As hard to believe as this statistic might be, it’s true. Single women religious workers outnumber single men under the same title 10:1. But why? Julie and I have a theory that may or may not be true, and it has to do with identity.
As a general rule (or perhaps for some, something of a stereotype), men find more of their value in what they do. It’s hard to have a conversation with a male acquaintance without striking the topic of profession. Just speaking for myself, and as wrong as it is, I often find a significant amount of my own self-worth in my performance in my job. A woman perhaps is more inclined to introduce you to significant relationships in her life.
Right now, as a guy, I (Chad) have been stripped of my identity. Whatever self-worth I found in what I did is basically gone. In the states, I was a competent youth pastor/seminary student, in what I felt was one of the best NT programs in the world. I was doing just fine, thank you. Now, I speak like a five year old, or worse. A five year old is at least a little cute when he messes up a verb tense; I’m some kind of a freak. This causes me to work 10 hours a day on language, fighting battles of frustration over the slowness of my progress. Why? Because without the language, I don’t have any legitimate profession to identify that looks good on paper, unless I want to teach English. This is good, of course. It’s part of God’s plan to force me to identify who I am in Christ as most important.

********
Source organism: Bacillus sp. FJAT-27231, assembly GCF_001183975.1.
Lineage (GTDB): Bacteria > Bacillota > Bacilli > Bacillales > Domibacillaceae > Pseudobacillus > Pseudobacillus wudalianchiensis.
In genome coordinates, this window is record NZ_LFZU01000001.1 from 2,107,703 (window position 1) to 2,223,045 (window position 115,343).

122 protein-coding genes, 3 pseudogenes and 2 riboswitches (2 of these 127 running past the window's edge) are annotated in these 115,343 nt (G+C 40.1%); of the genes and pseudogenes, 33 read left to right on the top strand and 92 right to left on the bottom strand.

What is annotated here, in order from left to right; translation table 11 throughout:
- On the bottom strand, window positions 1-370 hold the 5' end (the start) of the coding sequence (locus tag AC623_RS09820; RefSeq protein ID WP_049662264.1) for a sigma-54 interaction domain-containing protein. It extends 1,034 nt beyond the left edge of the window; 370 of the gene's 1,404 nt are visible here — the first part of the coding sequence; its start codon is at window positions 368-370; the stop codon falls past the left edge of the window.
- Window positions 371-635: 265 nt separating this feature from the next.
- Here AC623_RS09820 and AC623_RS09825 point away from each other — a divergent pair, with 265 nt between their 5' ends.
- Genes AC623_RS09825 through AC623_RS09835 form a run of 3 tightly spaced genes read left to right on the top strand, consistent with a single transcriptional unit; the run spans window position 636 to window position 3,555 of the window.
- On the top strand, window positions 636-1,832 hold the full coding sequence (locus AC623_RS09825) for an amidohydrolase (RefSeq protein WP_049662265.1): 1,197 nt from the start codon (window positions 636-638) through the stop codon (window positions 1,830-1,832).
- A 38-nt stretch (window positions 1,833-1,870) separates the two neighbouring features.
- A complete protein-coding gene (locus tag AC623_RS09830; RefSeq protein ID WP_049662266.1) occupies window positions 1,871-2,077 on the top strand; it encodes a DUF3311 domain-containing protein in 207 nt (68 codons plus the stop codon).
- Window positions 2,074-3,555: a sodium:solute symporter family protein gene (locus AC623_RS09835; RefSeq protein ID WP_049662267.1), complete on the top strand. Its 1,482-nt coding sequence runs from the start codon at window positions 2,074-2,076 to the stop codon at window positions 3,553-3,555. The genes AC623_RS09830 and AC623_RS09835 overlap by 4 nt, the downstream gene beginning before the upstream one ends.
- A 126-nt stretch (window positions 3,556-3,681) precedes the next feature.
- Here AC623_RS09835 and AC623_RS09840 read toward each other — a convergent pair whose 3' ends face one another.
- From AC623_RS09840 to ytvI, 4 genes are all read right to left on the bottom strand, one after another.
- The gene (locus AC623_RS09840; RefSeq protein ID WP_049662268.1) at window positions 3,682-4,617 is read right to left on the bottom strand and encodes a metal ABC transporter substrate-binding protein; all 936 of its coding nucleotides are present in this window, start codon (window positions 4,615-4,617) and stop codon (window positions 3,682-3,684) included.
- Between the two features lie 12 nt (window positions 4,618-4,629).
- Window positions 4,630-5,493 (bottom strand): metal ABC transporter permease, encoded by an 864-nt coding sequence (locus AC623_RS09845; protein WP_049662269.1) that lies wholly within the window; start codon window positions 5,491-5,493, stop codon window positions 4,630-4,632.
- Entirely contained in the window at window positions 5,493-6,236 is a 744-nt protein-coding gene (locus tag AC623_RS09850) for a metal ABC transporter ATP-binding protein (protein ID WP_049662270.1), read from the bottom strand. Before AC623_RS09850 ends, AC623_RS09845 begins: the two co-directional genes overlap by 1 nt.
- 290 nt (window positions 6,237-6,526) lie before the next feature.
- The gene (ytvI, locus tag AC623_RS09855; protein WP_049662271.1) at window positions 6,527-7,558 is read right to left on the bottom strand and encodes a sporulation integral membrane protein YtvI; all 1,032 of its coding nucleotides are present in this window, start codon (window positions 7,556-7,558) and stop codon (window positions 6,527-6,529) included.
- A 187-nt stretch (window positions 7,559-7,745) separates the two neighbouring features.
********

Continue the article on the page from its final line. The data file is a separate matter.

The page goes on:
So, I think single young men anticipate the loss of such identity and don’t come. A woman seems to be more comfortable in the loss of professional identity. Women are also more naturally gifted in language, and without the added pressure of identifying her worth in the process, she progresses.
It’s just an observation, but I wonder if fear of loss of identity contributes to the outrageous 10:1 ratio.